An automated queuing system is to be introduced in a Cork harbour town for taxis, along with new designated taxi ranks and bylaws to govern their use.
The county council has drawn up the plans in Cobh after being approached by the National Transport Authority about the current system for taxi operations in the town, which did not suit taxi drivers, or the Port of Cork, which was concerned about the traffic situation when cruise liners were disembarking passengers.
Peter O’Donoghue, a senior engineer in the council’s roads department, said discussions had also been held with the Taxi Regulator and local gardaí before the plans were finalised, which he outlined to councillors at a meeting in Cobh.
He said the council plans to create a parking bay directly outside the entrance to the railway station which will cater for three taxis, and a far larger one, capable of holding 20 taxis, but further to the west near Whitepoint.
When taxis are hailed outside the railway station, an automated signal will be transmitted to the Whitepoint ranks which will show the first in line that a vacancy has arisen.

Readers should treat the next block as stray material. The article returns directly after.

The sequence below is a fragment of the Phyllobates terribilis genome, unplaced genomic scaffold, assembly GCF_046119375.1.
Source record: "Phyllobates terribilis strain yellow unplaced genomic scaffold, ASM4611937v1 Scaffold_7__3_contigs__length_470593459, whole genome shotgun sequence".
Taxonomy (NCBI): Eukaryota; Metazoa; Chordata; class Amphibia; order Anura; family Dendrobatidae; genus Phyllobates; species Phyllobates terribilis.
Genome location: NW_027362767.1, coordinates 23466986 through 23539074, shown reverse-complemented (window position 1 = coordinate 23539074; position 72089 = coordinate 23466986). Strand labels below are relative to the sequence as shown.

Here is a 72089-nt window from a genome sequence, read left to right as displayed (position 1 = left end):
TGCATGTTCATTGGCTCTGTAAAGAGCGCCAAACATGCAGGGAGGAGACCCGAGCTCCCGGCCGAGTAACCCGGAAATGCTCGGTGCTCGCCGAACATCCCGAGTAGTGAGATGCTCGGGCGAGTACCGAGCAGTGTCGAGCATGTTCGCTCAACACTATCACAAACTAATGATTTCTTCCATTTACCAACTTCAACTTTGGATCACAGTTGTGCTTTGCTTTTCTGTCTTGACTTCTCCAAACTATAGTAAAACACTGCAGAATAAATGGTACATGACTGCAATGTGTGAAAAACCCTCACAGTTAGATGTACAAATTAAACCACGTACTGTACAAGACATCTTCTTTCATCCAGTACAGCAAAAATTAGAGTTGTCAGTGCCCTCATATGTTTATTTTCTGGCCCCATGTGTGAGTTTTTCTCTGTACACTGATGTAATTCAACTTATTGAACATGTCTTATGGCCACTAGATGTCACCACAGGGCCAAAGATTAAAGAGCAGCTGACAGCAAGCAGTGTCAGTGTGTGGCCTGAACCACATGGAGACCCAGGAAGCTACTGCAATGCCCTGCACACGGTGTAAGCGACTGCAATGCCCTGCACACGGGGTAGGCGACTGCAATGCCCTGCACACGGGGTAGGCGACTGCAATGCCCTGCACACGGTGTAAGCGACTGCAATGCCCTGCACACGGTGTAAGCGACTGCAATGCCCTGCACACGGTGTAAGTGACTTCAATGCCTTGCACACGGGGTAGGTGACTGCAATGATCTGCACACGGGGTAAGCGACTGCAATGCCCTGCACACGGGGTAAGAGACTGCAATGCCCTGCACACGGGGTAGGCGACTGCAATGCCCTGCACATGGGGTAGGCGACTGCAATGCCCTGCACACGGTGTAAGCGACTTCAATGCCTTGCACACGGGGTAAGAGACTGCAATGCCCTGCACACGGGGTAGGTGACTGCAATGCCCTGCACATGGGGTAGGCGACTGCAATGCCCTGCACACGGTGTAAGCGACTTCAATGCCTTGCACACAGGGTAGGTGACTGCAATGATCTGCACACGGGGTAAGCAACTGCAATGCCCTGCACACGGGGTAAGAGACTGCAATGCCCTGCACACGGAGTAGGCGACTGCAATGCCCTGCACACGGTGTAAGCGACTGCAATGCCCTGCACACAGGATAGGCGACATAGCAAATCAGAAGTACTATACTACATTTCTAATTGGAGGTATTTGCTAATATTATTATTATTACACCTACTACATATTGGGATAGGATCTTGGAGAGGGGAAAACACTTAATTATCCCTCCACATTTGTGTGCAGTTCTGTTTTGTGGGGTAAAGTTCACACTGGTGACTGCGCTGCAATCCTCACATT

Mr O’Donoghue said he believed that three spaces were adequate outside the railway station at one time because of the queuing mechanism nearby.
Taxis will no longer be able to pull up at the so-called Five Foot Way — at the town’s deep water quay — because it was deemed that they presented a safety risk to cruise passengers and the hundreds of onlookers who regularly pack the area to get a glimpse of the liners.
Meanwhile, in order to aid better flow of traffic a new, slightly elevated and painted roundabout will be installed close to the Cobh Heritage Centre.
Mr O’Donoghue said local taxi drivers were in favour of all the new proposals and added that he hoped the new bays and automated queuing system would be in place before Christmas.
He said taxi bylaws would then have to be drawn up, but did not expect these to be in place until the start of the new year’s cruise liner season.
Independent councillor Claire Cullinane said she welcomed the plans. However, she said the local traffic warden should also be employed at weekends to clamp down on illegal parking which arises when cruise liners are in port.
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